Electrophysiology and
Calcium ImagingCustomer Stories

Nick Spencer, PhD, Associate Professor

Flinders University, Department of Human Physiology, School of Medicine


The Department of Human Physiology was established in 1974 as the first department in the School of Medicine at Flinders University. The department has a research focus in neurosciencein three major areas; sensory and autonomic neurobiology, roles of neurotrophic factors and neurodegenerative diseases. The team is interested in how pain is detected from internal organs, such as the gastrointestinal tract.

Traditionally, all recordings from nerves that detect pain have been made outside the organ of interest, as these nerves project toward the spinal cord. However, these recording sites are not where sensory transduction takes place. The team wanted to identify and record directly from the nerve endings that detect pain from internal organs, from the site where sensory transduction occurs. This is a challenging task and one that has not been performed previously

Figure 1: Panel A, shows a superimposed image of calcium fluorescence (green) and CGRP fluorescence (red) in live mouse colon enteric ganglia. The axons and nerve endings in red indicate neural tissue that expresses the CGRP neuropeptide. Calcium imaging is performed on these immunoreactive nerve endings. B, shows a recording using the Evolve 512 Delta EMCCD camera. Each yellow circle represents the mean dynamic calcium fluorescence from discrete CGRP positive nerve endings.
Figure 2: Upper panel image shows CGRP expressing nerve endings (red) and calcium fluorescence (green). The numbers 1-4 represent regions of interest in CGRP expressing nerve endings and the numbers 5-10 represent the regions of interest of dynamic calcium fluorescence in non-CGRP expressing nerve axons. During peristalsis, enteric ganglia (regions 5-10) show synchronised activation that is independent of the synchronised activation of CGRP expressing spinal afferent nerve endings. These nerve endings in red are the likely nerve endings that encode nociception from the gastrointestinal tract.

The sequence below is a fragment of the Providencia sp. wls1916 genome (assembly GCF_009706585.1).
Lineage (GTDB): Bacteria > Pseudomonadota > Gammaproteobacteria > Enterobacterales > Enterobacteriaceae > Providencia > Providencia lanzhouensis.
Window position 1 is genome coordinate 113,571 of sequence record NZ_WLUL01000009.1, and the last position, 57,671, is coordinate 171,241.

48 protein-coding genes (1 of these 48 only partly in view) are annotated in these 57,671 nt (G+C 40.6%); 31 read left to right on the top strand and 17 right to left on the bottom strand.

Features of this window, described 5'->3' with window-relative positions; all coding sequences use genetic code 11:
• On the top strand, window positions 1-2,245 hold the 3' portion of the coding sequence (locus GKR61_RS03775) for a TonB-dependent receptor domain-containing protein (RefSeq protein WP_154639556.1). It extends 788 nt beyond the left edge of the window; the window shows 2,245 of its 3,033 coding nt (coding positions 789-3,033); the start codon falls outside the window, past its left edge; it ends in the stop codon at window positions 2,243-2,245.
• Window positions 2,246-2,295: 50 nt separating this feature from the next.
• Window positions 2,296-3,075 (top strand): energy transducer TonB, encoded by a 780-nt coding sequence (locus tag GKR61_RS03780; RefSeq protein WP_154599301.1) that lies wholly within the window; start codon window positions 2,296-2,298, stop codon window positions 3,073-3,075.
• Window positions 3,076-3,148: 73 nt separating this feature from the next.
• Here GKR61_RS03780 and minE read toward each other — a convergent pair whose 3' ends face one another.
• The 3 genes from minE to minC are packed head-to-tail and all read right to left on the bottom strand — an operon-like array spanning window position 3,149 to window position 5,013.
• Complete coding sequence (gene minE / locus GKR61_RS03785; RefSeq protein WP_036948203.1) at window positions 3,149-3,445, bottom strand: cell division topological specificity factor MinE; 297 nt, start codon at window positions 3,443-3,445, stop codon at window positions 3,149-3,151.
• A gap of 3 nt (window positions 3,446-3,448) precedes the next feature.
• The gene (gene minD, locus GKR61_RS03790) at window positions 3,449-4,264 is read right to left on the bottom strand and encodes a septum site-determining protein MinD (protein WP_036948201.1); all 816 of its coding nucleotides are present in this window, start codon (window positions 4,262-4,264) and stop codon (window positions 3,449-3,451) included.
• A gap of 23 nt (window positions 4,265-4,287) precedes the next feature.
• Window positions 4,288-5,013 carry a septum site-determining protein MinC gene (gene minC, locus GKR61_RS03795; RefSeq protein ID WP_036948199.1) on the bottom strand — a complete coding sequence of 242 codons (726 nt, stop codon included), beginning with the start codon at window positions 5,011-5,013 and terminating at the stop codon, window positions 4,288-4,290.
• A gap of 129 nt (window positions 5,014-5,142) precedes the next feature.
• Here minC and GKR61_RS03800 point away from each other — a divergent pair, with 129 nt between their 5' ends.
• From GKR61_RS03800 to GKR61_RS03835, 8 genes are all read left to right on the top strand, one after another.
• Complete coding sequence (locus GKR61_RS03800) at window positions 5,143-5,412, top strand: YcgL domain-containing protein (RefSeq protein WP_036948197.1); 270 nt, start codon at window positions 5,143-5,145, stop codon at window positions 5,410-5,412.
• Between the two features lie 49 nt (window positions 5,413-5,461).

The team has succeeded in using calcium imaging to record dynamic changes in excitability from multiple sites along single axons that underline pain perception. However, they encountered many technical challenges.

One of the greatest was recording from nerve endings with electrophysiology. They found that using this approach, they could not record from multiple sites simultaneously. Another major obstacle was making sure that the nerve endings that they recorded from were in fact spinal afferent neurons that underlie pain perception.

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The team’s challenges were overcome with the Evolve® 512 Delta (new series now available). Using the camera for calcium imaging enabled them to record from multiple sites simultaneously along single axons of interest. They were also able to ensure that nerve endings were recorded accurately by stimulating dorsal nerve roots and demonstrating that those calcium transients were evoked in the same nerve endings that were activated by stretch or acid. This work has recently been published.

Of significance, due to the sensitivity of the Photometrics range of EMCCD cameras, the team has been able to perform the first and only recordings from nerve endings that detect pain from internal organs.

They are now answering many new and exciting questions using this technique. “We have been stunned by the incredible sensitivity of the EMCCD cameras produced by Photometrics,” states Dr. Spencer. Also, the high frame rate acquisition of the Evolve Delta camera at full resolution is just what was needed to record dynamic physiological activation of fine nerve endings.